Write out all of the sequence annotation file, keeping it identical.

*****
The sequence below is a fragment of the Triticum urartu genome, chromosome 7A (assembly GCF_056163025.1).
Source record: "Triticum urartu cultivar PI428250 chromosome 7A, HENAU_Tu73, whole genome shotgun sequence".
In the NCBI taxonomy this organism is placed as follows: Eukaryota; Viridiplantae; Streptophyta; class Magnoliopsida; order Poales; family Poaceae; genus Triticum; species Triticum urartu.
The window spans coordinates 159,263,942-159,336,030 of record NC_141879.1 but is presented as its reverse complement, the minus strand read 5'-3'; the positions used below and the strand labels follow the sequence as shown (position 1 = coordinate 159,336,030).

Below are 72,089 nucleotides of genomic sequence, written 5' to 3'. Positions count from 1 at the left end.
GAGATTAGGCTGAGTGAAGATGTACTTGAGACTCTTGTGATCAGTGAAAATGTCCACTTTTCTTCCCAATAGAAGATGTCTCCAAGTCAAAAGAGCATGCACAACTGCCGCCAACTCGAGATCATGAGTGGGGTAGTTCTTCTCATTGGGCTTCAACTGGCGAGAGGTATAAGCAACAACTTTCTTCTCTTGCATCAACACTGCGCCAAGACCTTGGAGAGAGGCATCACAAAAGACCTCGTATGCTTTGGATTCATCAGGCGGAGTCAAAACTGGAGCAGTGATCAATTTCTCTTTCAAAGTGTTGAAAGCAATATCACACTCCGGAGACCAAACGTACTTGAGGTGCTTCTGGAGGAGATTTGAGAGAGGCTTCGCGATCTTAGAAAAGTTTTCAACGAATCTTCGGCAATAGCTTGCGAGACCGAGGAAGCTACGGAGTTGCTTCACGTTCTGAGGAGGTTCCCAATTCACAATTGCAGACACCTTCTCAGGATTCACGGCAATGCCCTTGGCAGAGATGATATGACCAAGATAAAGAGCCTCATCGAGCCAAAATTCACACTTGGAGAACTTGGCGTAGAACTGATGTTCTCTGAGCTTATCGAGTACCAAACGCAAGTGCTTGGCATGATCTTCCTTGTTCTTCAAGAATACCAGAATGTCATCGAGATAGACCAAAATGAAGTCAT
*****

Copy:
The sequence below is a fragment of the Triticum urartu genome, chromosome 7A (assembly GCF_056163025.1).
Source record: "Triticum urartu cultivar PI428250 chromosome 7A, HENAU_Tu73, whole genome shotgun sequence".
In the NCBI taxonomy this organism is placed as follows: Eukaryota; Viridiplantae; Streptophyta; class Magnoliopsida; order Poales; family Poaceae; genus Triticum; species Triticum urartu.
The window spans coordinates 159,263,942-159,336,030 of record NC_141879.1 but is presented as its reverse complement, the minus strand read 5'-3'; the positions used below and the strand labels follow the sequence as shown (position 1 = coordinate 159,336,030).

Below are 72,089 nucleotides of genomic sequence, written 5' to 3'. Positions count from 1 at the left end.
GAGATTAGGCTGAGTGAAGATGTACTTGAGACTCTTGTGATCAGTGAAAATGTCCACTTTTCTTCCCAATAGAAGATGTCTCCAAGTCAAAAGAGCATGCACAACTGCCGCCAACTCGAGATCATGAGTGGGGTAGTTCTTCTCATTGGGCTTCAACTGGCGAGAGGTATAAGCAACAACTTTCTTCTCTTGCATCAACACTGCGCCAAGACCTTGGAGAGAGGCATCACAAAAGACCTCGTATGCTTTGGATTCATCAGGCGGAGTCAAAACTGGAGCAGTGATCAATTTCTCTTTCAAAGTGTTGAAAGCAATATCACACTCCGGAGACCAAACGTACTTGAGGTGCTTCTGGAGGAGATTTGAGAGAGGCTTCGCGATCTTAGAAAAGTTTTCAACGAATCTTCGGCAATAGCTTGCGAGACCGAGGAAGCTACGGAGTTGCTTCACGTTCTGAGGAGGTTCCCAATTCACAATTGCAGACACCTTCTCAGGATTCACGGCAATGCCCTTGGCAGAGATGATATGACCAAGATAAAGAGCCTCATCGAGCCAAAATTCACACTTGGAGAACTTGGCGTAGAACTGATGTTCTCTGAGCTTATCGAGTACCAAACGCAAGTGCTTGGCATGATCTTCCTTGTTCTTCAAGAATACCAGAATGTCATCGAGATAGACCAAAATGAAGTCAT